As all of Prokofievs symphonies are to be a feature of the BBCSOs season, it seemed appropriate for his first venture into that form to be the opening work on this occasion. It is a remarkable piece, anticipating by a decade or so Stravinskys forays into the realm of neo-classicism. A perfectly succinct look at the symphony as a compositional format, Haydn-like in structure and duration, as seen through the eyes of an inquisitive early twentieth-century composer, Prokofiev follows the traditional four-movement structure, albeit substituting a gavotte in place of the traditional minuet or scherzo. Daviss approach to the first movement was steady slower than the marked Allegro but this allowed for pointed detail to emerge. Every strand of the texture was audible, and the first violins were able to negotiate their exposed lines with poise. There was also plenty of wit and good humour, with piquant comments from the winds. If the first movement was on the broad side, then the second was rather fleeter than Prokofievs prescribed Larghetto, but again the strings made the most of their elegant lines. First violins in the stratosphere still managed to sound eloquent and expressive, whilst the cellos and basses provided wry commentary with their staccato phrases. Davis struck just the right tempo for the gavotte and the Finale fairly raced along with clear articulation from wind and strings ensuring that no detail was obscured.
The string section came into its own in Brittens Les illuminations, and this performance made one appreciate Brittens masterly scoring how hard he makes his violas work! Indeed, one was struck by the sheer originality of the writing, which was surely without precedent in English music lest it be by Britten himself in the Variations on a theme by Frank Bridge. It was just as well that the string playing was exemplary since, for much of the time, Ian Bostridge was well-nigh inaudible or, at any rate, struggling to make himself heard. His is not a big voice and Brittens highly imaginative vocal lines did not register effectively. Indeed, Bostridges rather monochrome tone and lack of inflection makes him a singer quite unsuited to this repertoire frequently though he sings it. Of course there were some effective moments the gentle Being Beauteous found Bostridge able to negotiate the wide-ranging line with a creamy legato, but more powerful passages needed greater weight than this singer was able to provide. The climactic cry of Jai seul la clef de cette parade was simply not strong enough.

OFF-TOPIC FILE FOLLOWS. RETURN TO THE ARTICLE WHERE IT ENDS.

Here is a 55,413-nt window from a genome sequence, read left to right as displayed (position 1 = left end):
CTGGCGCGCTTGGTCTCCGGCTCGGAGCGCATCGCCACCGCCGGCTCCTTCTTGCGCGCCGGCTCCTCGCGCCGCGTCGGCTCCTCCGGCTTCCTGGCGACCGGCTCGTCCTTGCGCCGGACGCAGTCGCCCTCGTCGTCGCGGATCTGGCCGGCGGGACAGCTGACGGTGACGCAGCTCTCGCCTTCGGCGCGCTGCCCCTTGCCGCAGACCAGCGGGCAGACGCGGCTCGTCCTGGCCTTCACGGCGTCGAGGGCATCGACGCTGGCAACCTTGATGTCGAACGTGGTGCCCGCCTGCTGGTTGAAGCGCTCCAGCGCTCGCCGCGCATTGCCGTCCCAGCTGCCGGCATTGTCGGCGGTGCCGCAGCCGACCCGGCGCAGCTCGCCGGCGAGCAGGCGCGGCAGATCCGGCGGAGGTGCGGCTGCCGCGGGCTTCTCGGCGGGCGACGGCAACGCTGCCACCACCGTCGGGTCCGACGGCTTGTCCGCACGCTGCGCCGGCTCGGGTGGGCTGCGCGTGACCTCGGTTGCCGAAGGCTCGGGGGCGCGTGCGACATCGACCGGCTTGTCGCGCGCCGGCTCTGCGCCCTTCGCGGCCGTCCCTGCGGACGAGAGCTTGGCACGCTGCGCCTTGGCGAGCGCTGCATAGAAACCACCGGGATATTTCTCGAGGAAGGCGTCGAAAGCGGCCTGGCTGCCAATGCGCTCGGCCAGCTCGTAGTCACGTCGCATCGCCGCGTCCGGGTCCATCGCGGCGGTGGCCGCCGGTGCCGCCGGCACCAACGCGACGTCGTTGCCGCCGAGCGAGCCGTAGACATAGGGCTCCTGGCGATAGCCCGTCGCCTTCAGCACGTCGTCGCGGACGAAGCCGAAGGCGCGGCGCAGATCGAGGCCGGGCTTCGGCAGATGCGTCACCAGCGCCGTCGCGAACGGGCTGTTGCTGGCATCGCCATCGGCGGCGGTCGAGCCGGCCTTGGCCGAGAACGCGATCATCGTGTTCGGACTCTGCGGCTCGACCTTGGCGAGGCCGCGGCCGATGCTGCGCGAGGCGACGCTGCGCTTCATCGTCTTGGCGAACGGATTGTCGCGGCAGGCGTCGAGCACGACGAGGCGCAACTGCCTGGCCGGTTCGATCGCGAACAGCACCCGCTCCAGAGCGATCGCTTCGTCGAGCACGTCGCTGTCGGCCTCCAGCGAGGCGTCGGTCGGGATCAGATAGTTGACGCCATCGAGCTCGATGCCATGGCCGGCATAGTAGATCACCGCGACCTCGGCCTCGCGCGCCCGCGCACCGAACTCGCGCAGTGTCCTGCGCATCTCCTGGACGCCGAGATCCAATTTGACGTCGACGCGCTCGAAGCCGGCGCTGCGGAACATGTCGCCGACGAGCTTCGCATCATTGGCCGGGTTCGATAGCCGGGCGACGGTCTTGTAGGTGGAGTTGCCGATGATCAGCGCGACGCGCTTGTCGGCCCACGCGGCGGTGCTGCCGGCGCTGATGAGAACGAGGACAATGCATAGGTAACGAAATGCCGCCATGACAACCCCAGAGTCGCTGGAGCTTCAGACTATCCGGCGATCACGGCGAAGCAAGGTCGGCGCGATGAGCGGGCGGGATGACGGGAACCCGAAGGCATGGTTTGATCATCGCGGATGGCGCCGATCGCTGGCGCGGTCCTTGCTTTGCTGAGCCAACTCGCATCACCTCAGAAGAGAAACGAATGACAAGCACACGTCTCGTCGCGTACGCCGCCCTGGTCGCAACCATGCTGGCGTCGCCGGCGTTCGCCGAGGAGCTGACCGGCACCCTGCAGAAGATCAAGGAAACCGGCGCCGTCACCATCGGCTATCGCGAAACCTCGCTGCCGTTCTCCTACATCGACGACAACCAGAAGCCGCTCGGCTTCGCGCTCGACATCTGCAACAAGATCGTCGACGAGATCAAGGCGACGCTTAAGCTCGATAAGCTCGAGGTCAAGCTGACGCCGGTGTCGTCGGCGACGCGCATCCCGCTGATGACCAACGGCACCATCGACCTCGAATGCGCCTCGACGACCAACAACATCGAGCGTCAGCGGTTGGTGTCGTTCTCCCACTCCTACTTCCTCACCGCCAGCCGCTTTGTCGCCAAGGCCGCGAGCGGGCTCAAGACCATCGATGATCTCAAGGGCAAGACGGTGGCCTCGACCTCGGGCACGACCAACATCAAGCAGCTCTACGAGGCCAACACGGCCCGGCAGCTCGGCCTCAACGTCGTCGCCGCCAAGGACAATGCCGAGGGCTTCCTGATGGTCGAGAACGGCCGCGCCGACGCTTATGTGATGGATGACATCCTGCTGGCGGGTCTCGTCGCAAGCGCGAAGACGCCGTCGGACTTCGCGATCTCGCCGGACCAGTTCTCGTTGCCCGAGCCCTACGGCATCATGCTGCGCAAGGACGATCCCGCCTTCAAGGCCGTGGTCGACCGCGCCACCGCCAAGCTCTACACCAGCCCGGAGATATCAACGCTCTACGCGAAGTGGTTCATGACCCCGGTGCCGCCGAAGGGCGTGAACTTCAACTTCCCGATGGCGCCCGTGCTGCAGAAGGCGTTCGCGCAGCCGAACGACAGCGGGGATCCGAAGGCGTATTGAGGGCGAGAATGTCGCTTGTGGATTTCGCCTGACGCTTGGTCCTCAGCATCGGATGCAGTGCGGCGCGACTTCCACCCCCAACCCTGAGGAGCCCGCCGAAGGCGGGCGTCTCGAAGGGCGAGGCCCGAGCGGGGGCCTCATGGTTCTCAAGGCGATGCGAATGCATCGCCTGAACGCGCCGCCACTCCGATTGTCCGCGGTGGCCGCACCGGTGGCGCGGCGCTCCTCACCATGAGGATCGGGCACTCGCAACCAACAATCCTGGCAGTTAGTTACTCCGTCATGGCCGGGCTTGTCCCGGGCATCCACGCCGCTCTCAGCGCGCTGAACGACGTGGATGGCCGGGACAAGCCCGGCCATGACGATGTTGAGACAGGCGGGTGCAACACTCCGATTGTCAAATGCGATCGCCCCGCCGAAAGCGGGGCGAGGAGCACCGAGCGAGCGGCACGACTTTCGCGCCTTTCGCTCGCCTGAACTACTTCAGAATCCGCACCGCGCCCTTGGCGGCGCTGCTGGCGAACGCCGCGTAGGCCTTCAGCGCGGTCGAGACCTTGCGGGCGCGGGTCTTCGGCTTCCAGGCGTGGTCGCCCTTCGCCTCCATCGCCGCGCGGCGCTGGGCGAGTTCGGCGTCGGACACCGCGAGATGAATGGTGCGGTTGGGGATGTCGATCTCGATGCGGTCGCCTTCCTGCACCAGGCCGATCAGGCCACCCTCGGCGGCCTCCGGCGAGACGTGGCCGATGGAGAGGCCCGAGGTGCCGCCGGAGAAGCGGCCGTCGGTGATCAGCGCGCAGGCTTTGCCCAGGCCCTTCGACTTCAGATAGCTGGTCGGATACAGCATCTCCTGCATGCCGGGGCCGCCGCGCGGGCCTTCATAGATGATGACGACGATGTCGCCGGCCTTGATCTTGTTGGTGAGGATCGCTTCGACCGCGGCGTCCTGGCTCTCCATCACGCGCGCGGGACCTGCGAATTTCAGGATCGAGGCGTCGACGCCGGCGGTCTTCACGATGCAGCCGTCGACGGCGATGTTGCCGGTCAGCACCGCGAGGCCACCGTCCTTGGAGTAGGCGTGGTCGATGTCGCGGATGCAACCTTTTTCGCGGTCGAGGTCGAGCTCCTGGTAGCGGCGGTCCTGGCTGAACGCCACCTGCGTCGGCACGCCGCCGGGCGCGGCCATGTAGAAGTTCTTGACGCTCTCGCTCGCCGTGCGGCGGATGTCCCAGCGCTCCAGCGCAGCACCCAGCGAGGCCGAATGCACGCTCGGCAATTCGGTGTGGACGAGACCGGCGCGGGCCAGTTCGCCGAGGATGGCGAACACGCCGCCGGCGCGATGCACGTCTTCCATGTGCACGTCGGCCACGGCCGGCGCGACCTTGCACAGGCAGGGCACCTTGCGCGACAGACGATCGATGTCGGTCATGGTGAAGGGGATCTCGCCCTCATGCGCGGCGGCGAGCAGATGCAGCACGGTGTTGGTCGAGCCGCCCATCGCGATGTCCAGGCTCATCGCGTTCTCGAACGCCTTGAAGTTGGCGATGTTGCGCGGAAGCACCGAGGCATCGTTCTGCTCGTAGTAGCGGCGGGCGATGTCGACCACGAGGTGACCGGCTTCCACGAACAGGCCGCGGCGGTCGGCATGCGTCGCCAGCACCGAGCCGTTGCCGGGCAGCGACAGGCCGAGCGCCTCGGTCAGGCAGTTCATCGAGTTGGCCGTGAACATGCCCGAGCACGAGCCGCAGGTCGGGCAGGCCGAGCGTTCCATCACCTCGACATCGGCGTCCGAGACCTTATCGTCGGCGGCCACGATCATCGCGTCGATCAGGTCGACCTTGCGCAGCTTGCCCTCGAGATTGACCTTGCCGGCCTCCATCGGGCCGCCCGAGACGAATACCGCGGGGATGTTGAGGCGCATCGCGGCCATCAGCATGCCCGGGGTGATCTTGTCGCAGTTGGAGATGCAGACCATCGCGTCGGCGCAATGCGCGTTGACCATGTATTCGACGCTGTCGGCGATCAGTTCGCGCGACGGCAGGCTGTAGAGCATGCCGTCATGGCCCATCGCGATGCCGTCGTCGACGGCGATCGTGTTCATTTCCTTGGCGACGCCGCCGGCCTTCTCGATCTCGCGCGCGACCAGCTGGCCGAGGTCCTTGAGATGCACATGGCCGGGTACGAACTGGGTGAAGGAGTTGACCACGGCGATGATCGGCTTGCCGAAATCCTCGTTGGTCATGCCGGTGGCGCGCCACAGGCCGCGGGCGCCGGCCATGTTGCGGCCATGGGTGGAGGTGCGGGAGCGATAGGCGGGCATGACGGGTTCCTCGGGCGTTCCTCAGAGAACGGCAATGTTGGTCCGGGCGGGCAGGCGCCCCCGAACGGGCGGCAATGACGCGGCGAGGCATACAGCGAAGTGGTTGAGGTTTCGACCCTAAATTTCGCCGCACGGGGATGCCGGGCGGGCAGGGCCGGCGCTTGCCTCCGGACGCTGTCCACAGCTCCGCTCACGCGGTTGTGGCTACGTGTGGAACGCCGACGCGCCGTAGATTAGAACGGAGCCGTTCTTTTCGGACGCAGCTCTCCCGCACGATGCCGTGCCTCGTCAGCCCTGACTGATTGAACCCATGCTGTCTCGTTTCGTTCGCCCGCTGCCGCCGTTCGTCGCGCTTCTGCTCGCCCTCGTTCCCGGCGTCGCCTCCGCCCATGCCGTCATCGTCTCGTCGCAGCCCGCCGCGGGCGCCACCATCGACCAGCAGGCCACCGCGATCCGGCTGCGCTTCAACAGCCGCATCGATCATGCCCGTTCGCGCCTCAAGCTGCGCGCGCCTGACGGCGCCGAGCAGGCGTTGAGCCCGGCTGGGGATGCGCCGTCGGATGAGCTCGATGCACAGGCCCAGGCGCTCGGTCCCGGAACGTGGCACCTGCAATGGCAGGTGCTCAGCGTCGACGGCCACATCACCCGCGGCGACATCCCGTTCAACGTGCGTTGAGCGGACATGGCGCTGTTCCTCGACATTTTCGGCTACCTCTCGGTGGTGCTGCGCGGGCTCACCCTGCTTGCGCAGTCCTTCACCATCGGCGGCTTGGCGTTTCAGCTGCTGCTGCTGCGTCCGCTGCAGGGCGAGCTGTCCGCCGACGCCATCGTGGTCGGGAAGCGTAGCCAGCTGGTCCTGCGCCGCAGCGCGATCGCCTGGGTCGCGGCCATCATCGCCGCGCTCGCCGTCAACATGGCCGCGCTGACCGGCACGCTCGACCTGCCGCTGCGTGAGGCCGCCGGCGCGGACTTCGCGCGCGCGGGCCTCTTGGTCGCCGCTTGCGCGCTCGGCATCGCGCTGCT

It was the turn of the winds Stravinskys pithy Symphonies, which was dispatched rather too hurriedly. I would have preferred a more spacious approach to the chorale-like theme, and time to savour many of the keening woodwind lines. For all its brusqueness and punchy climaxes, this is a memorial work to Debussy and there could have been a more plaintive quality on display from clarinets, oboes and bassoons.
Rapidity of pace was also a problem in The Young Persons Guide to the Orchestra, which began at a brisk allegro, without the qualifying maestoso e largamente given in the score. This ingenious set of variations on Purcells noble theme affords every section and individual of an orchestra to shine, and the BBCSO rose to the challenge of the sometimes quite taxing writing. Particular highlights were the oily clarinets, the by turns bluff and pining bassoons, the splendid harp playing of Sioned Williams (her variation reminding of Brittens fascination with Balinese music) and the noble trombones and tuba. The chinoiserie of the percussion variation could have been delivered with a little more sleight of hand, however, and the final fugue rattled along at a good presto Brittens Allegro vivace would have allowed a little more detail brilliantly though the orchestra played.
- Broadcast on BBC Radio 3 on Tuesday 15 October at 7.30